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Cocteau Twins – Head Over Heels / Treasure


Head Over Heels

Cocteau Twins - Head Over HeelsAbsolutely loving the saturated colours of this re-pressed artwork, definitely more reactive than the icy grey of my ’83 original. The spray-painted water waltzing the eye in hiccupping fissure and blurring nitrate. A suggestion of fossilised form and rupturing collapse, those frosty silvers of the original caught in a refresh of shadowy sunburn and bloody rusts — a festival of festering beauty that gloves the music — a thaw of gothic splendour, slowly shedding its Garlands‘ skin, stepping out of their debut’s angst into something more ethereal.

That boomic splash of the opener “When Mama Was Moth” still floors me, continues to shoot chills through some thirty years later. After the departure of bassist Will Heggie, the band was reduced to a duo, but you’d hardly notice: the sound is so full, satisfyingly saturated. A glowing gloom, clockworking the lustred drama of Liz Fraser‘s delivery, Robin Guthrie meal-worming your head in majestic sweeps of guitar, diamonding arpeggio, that heavily processed percussion (that defines so many of the tracks here) cleaving the carriage and cantering the action around Fraser’s acrobatics. Words that were beginning to slip their straitjackets, kaleidoscope that mercurial sheen and sun-bleached sheer of the artwork.

Every song bleeds brilliantly (a favourite soundtrack to quash those housework blues); the pop blister of “Sugar Hiccup”, the adrenalinised kick of “In Our Angelhood” taking Garlands‘ darkness and repurposing it in a glitterati of exploding colour. The dirgey chug of the past, bullet-holed in danceable trajectories. An adventurous splurge of light, flooding in with “Glass Candle Grenades”, briefly glancing back in the mirror darkly for the superb “In The Gold Dust Rush” to canvas a cocoon of drummage and sparky acoustics, its tribal contractions and flange-panned ghosties nipping at a new vitality.

“Honey is harbour”, sings Fraser to music that sends your eyes and heart murmuring in multitudes. Guthrie’s glitzy folds eking at the sensual, his spiralised textures sticky with driven momentums as Elizabeth plucks spells from the percussive patter of “Tinderbox”, an artsy abattoir of panoramic pyramid atmospherically tinkering with your ventricles. An essence that cumulates on the fiery bombast of “Musette And Drums” that has Fraser soaring over an MBV-like scorch that (even now) takes some beating.


Cocteau Twins - TreasureSome time after Head Over Heels, the final piece of the jigsaw popped into place for the Cocteaus in the shape of bassist Simon Raymonde, a musical friendship forged with Robin after his involvement in the making of the first This Mortal Coil album. (Fraser’s Tim Buckley cover “Song To The Siren” still haunts me to this day). A sound-world that was shifting further out from its inception, starting to enjoy chart success with The Spangle Maker and its single “Pearly Dewdrop Drops”. An inviting warmth and sparkle that bewitched me and an awful lot of others into gooey-eyed disciples almost overnight.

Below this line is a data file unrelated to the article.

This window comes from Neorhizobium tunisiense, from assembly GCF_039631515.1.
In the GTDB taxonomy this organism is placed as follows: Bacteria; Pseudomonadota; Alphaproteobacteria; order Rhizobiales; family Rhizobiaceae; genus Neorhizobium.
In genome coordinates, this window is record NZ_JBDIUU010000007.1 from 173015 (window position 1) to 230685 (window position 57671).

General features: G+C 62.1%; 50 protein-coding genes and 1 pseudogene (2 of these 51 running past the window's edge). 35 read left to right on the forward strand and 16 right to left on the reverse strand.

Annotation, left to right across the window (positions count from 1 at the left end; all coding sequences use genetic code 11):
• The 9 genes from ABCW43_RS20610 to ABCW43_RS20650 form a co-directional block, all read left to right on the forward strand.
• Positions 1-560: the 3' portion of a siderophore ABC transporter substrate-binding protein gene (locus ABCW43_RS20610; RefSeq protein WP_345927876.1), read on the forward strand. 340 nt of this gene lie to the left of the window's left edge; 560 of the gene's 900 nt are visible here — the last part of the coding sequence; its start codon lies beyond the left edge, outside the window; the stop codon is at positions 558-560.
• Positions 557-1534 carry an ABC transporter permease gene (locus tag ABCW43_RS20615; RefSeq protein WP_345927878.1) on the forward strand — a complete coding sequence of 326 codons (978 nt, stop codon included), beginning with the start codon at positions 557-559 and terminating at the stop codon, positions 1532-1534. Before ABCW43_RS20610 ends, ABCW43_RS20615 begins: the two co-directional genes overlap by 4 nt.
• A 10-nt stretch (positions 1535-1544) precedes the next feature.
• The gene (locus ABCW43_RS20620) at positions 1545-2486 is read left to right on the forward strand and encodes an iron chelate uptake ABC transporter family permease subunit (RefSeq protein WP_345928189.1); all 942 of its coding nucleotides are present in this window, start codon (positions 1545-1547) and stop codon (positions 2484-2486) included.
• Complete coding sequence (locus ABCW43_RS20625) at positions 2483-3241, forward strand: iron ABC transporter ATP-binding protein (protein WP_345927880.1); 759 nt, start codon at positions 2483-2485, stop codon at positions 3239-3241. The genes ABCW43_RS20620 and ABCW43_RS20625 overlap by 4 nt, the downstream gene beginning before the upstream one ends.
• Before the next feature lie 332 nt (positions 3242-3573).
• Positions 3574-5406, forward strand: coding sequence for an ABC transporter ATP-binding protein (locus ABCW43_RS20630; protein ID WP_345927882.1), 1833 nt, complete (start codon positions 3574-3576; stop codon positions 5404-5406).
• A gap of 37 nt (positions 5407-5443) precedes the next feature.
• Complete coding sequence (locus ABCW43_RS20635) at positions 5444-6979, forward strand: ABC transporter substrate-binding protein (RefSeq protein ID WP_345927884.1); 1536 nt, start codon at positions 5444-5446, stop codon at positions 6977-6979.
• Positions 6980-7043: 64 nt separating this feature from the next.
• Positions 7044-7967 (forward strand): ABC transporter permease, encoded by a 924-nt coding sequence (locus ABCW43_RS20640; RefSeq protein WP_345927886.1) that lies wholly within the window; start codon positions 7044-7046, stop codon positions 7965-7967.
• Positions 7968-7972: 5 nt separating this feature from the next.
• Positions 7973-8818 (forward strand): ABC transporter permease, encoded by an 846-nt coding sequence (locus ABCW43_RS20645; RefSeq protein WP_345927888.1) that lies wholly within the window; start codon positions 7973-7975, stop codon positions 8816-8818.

When Treasure (their third long player) hit in late ’84, I was straight to my local Woolworths to snag a copy (records were everywhere back then, even the local pharmacy). Vividly remember slapping it on the stereo and just melting away into its lushness, the child-like skip of Liz’s lullabies, eyes lost in the cover’s lacy spires. A spell that hasn’t dissipated a jot in the intervening years. Few records stay with you, but this one was destined to stick around for the long haul, almost from first hearing.

Curling kitten-like in your ear, Liz’s lyrical weave affluently floats in on a contusion of Persian purples to a dense acoustic strum, an opulence that jangles like a wealthy man’s pocket, tinder-boxed in drum machine, curves of guitar orang-utaning those gorgeous vocals. “Peach blow, Pandora, pompadour” swimming rainbows through your head, the odd tinkering chime roasted in shoegazery oomph. That psychoactive wallpaper of echoic swirls and smarting percussion that is “Lorelei” and its girly peek-a-boo lullaby speaking to her overdubbed self, a mirror-shot of mesmeric repeats. That spidery processional of “Beatrix” an hypnotic succubus of Orientals, powder-bombed in cries of “why?”.

The instrumentation carpets an almost composed verve that more than matches Liz’s leaps of faith. I can’t begin to imagine the amount of studio time this baby required, and it may have contributed to both Raymonde and Guthrie’s (initial) grumpiness on the matter (until the sales went stratospheric, I bet). The push-rated contrast of “Persephone” that never fails to drive a Andrey Tarkovsky-like rash of goose bumps across my skin, its verve pinned back and bleeding in a toppling titanium of wow. That plainsong layering all angelic, passionately spilling over, mantra(ing) a tilt of multiple personalities.

No inkling as to what she’s going on about to be honest, happy (as I’ve always been) to let it just drift around in there, a tease of impressionistic joy and fleeting spasm. A subjective chameleon that Simon and Robin bind up in shimmering brilliance. The summery hues of “Aloysius” and the ballerina-like dusk of “Cicely” and its subtle stabs of jazz are great. Those tidal whispers of “Otterley” gleamed on a hazy Hawaiian shore inform the majestic jet streams of “Donimo”. A song whose slow, pensive build-up blossoms into a breathtaking chorus that leaves you in speechless silence.

Treasure remains a stunning piece of artistry that transcends, witches a dreamlike lucidity that was only bettered by the metaphoric vortex of Victorialand — another record that’s well overdue a revival.

-Michael Rodham-Heaps-

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